by Samantha Penlington
I think it’s safe to say that when many of us think of bright orange, whole carrots, we picture Bugs Bunny chewing on a carrot and up to his usual shenanigans. Carrots aren’t just for rabbits – they can offer us lots of nutrients that are key for good eye and heart health.
If you haven’t yet tasted local, freshly picked carrots then you are missing out! They are sweet, juicy, and the perfect kind of crunchy.
Carrots can be bought locally in Ontario all year long. They are mainly grown in the Bradford area north of Toronto. In 2011, farmers produced over 482 million pounds of carrots! All of those carrots combined are heavier than the weight of the CN Tower!
When buying carrots, look for carrots that are firm and bright orange. Their skin should be smooth with no cracks. Look for the Foodland Ontario logo or ask the grocery store manager if they sell locally grown carrots.
Carrots should be stored in the refrigerator in a plastic bag to retain their moisture. Remove the leafy green tops before storing, as they will take the moisture out of the carrots and they will become wilted and soft. If stored properly in the crisper, they should keep for up to three weeks.
To use the carrots, clean them under cool running water by using a produce brush. Once the carrots are clean, you can either eat them with or without the skin. Carrots can be eaten raw or cooked. There are many ways to cook carrots such as roasting, steaming, or boiling them. But, here are some different ways to incorporate more carrots into your diet:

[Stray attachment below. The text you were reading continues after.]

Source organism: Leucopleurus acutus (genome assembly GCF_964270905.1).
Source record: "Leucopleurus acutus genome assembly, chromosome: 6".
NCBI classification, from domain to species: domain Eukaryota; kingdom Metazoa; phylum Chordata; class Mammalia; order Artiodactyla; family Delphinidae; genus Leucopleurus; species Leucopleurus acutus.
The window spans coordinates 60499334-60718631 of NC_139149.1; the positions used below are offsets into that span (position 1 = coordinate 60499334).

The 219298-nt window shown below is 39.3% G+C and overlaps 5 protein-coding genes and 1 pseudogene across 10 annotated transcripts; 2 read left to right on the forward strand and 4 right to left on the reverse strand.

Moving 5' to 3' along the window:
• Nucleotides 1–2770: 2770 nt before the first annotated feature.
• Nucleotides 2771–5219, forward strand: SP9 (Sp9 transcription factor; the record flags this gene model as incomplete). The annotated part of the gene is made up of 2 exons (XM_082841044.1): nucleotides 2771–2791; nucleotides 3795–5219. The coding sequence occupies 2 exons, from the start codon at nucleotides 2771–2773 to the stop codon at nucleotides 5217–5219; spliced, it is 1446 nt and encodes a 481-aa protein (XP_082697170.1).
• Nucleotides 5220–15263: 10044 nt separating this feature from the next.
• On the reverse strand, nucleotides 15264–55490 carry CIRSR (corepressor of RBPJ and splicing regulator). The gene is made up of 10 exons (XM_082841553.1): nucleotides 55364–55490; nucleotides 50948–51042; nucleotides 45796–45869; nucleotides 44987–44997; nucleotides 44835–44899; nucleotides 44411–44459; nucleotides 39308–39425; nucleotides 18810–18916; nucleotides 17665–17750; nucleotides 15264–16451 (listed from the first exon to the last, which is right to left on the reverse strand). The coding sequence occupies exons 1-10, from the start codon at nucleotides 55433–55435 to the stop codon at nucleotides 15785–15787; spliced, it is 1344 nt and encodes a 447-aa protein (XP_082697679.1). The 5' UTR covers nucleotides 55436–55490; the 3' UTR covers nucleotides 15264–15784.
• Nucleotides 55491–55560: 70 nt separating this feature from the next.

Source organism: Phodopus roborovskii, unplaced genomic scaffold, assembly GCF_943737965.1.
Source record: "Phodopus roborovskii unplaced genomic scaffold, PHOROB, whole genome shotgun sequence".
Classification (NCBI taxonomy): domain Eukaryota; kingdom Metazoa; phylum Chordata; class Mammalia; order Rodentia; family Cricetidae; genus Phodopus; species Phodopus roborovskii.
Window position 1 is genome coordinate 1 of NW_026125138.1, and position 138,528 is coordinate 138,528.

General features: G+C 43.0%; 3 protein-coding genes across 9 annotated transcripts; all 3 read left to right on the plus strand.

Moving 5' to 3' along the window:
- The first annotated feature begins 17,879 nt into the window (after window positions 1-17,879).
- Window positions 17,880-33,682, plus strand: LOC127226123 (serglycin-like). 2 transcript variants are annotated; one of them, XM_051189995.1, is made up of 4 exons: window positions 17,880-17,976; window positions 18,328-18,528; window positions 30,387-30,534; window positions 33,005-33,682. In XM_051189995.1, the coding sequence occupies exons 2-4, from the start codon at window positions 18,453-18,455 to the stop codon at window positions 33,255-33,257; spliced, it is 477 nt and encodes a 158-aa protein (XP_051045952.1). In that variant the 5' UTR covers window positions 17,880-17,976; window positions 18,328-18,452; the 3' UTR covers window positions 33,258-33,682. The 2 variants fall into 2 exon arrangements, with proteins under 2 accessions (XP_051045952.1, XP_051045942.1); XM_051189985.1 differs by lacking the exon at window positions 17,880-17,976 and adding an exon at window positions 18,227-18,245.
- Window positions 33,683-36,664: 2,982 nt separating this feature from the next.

Enjoy a healthy carrot and bran muffin at breakfast. Add some shredded carrot to your favourite recipe!
Pair carrot sticks with a homemade dill dip. The flavours really complement each other.
Throw some shredded carrot onto your salads for extra sweetness and crunch!
The following recipes use carrots in an unexpected way to experiment with eating carrots in different ways!
Roasted Carrot & Beet Soup Recipe
Vegetable oil cooking spray
5 large carrots, peeled and sliced (3 cups)
1 pound fresh beets, peeled and chopped*
2 celery ribs, thinly sliced (1½ cups)
1 large onion, quartered (2 cups)
1 tablespoon extra-virgin olive oil
2 tablespoons brown sugar
2 teaspoons ground cinnamon
1 teaspoon ground ginger
½ teaspoon nutmeg
¼ teaspoon black pepper
3 14-ounce cans low-sodium chicken broth
¼ cup reduced-fat sour cream for garnish**
Fresh chives, chopped, for garnish
Preheat oven to 400°F.
Coat a 9-by-13-inch baking dish with the cooking spray. Combine the carrots, beets, celery and onion in the dish. Drizzle with olive oil, and sprinkle with sugar, cinnamon, ginger, nutmeg and pepper. Toss to coat vegetables. Cover the dish tightly with aluminum foil and roast for 1 hour, or until the vegetables are fork tender. Cool slightly.
In a food processor or blender, puree the roasted vegetables with the broth in batches until smooth. Combine the batches in a heavy 2-quart saucepan. Heat on medium-low until warmed through.
Garnish with sour cream and chives.
*Substitute 1 15-ounce can beets, rinsed and drained. Instead of roasting, puree them with other vegetables in food processor or blender.
**Substitute Greek yogurt.
Recipe Credit: EatRight.org
Carrot Cake Muffins
Olive oil spray (or canola oil spray)
1 ½ cups carrots, grated
1 cup whole-wheat flour
1 cup all-purpose flour
¼ cup ground flaxseeds
1 teaspoon baking powder
½ teaspoon baking soda
½ cup brown sugar
1 tablespoon cinnamon
¼ teaspoon sea salt
¾ cup calcium-fortified 100-percent pure orange juice
½ cup unsweetened applesauce
½ cup coconut, grated
Preheat oven to 350°F; spray muffin pan with cooking oil spray.
Shred carrots and set aside.
Combine flour, flaxseed, baking powder, baking soda, brown sugar, cinnamon and sea salt in a bowl, and mix.
Add egg, orange juice and applesauce to the bowl, and mix thoroughly.
Fold in carrots and coconut until blended.
Spoon mixture into muffin tins, filling until ⅔ full.
Bake for approximately 20 minutes, or until browned.
Cool and enjoy!
Recipe Credit: EatRight.org
References & Additional Resources